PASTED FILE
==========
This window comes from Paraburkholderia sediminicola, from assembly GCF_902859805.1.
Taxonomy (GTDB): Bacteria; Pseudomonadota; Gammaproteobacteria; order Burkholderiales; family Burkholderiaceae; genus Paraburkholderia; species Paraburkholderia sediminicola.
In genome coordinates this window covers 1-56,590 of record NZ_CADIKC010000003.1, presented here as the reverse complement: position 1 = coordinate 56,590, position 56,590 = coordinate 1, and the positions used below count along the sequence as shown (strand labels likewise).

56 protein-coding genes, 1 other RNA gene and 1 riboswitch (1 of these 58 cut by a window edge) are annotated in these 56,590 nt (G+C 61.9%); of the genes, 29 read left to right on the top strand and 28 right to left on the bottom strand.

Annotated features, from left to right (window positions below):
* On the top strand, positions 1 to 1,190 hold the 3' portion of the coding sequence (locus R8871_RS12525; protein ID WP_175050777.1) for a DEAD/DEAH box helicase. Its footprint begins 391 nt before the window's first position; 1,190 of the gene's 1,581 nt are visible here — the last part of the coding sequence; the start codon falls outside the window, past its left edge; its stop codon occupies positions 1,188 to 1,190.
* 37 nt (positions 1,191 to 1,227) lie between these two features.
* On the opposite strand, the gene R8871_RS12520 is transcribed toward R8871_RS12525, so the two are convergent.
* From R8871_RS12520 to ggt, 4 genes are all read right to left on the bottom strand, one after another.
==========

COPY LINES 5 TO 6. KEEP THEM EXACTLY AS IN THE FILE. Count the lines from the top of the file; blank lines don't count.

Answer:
Annotated features, from left to right (window positions below):
* On the top strand, positions 1 to 1,190 hold the 3' portion of the coding sequence (locus R8871_RS12525; protein ID WP_175050777.1) for a DEAD/DEAH box helicase. Its footprint begins 391 nt before the window's first position; 1,190 of the gene's 1,581 nt are visible here — the last part of the coding sequence; the start codon falls outside the window, past its left edge; its stop codon occupies positions 1,188 to 1,190.